We investigated whether disease severity was associated with IgG subclass imbalance. To this end, we combined the IgG1 and IgG3 responses, typically indicative of Th1 responses, and IgG2 and IgG4 responses, typically indicative of Th2 responses, and computed the ratio of the combined IgG1 and IgG3 response to the combined IgG2 and IgG4 responses,13/24 ratio (Fig. 3A). A ratio of 1 indicates a balanced IgG subclass response, where the combined IgG1 and IgG3 response is similar to the combined IgG2 and IgG4 response. A ratio higher than 1 indicates IgG subclass imbalance, where the responses were skewed towards a more dominant IgG1 and IgG3 response. Comparing the 13/24 ratio across the different severity groups, we did not observe any association at the earlier time points, median 5 days and 10 days pio. However, at median 23 days pio, the 13/24 ratio was associated with disease severity, where the skew towards IgG1 and IgG3 Th1 response was greater in patients with mild disease than patients with moderate and severe disease. The mild group have a mean 13/24 ratio of 22.39, compared with 1.56 and 1.38 in the moderate and severe groups, respectively. We also computed the ratio of the IgG1 response to the IgG4 response, 1/4 ratio (Fig. 3B). Similar to the 13/24 ratio, we found an association between the 1/4 ratio and disease severity. Interestingly, the association between the 1/4 ratio and disease severity was more pronounced – the 1/4 ratio was significantly higher in the mild group (58.88) than the moderate group (5.88), which, in turn, was significantly higher than the severe group (2.36).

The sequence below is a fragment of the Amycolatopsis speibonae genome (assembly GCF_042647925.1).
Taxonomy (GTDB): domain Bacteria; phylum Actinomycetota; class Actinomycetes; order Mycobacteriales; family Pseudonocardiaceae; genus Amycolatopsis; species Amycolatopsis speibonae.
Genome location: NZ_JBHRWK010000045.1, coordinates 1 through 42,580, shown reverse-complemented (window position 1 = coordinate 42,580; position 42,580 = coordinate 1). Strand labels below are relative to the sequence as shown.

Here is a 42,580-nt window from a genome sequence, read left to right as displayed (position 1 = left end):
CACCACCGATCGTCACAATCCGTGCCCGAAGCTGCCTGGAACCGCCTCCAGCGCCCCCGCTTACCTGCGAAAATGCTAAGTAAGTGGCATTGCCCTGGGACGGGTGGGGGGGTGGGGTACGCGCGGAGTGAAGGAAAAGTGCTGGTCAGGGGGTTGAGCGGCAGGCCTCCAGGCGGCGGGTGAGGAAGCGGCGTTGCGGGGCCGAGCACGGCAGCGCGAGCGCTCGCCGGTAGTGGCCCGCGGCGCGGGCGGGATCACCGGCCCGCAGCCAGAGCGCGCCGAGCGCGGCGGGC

We then investigated if patients with no symptom also have an IgG subclass imbalance with a dominant IgG1 and IgG3 response. Asymptomatic patients (n=50; Table S1) developed specific antibodies, and IgG1 is the dominant IgG subclass response (Fig. 3C). Indeed, the asymptomatic patients were found to have a IgG subclass imbalance skewed towards a dominant IgG1 and IgG3 response (mean 13/24 ratio: 75.41; mean 1/4 ratio: 252.1, Fig. 3D).
Th1/Th2 cytokine imbalance is associated with disease severity
To determine if the skewed Th1 over Th2 response observed with IgG subclasses was also evident in the cytokine profile, we examined the cytokine profiles for the three severity groups (Fig. S4A). We did not find any association between Th1 cytokines, IL-2 and TNF-α, and disease severity (Fig. S4B). Higher IFN-g levels, another Th1 cytokine, were found in the severe group, compared to the mild group, at median 23 days pio (Fig. S4A). In contrast, IL-6, a Th2 cytokine, was found to be higher in the severe group, compared with the mild and moderate group at median 5 days and 10 days pio (Fig. S4B). Interestingly, when we compared the ratio of IL-2 to IL-6, the IL-2/IL-6 ratio was the smallest with the severe group, compared with the mild and moderate groups, at median 5 days and 10 days pio (Fig. 4). Similarly, we also observed an association between the IFN-g/IL-6 ratio and disease severity and an association between the TNF-α/IL-6 ratio and disease severity at median 5 days and 10 days pio (Fig. 4). The severe group exhibited the smallest ratio (4.9, 140.7 and 0.5 for IL-2/IL-6, IFN-g/IL-6 and TNF-α/IL-6 ratios respectively) at median 5 days pio, showing that the bias towards Th1 cytokines was much less pronounced in the severe group (compared to the mild and moderate groups). On the contrary, asymptomatic patients had ratios of 639.2, 500.7 and 119.1 for IL-2/IL-6, IFN-g/IL-6 and TNF-α/IL-6 ratios respectively (Fig. S4C), exhibiting a more prominent Th1 over Th2 response.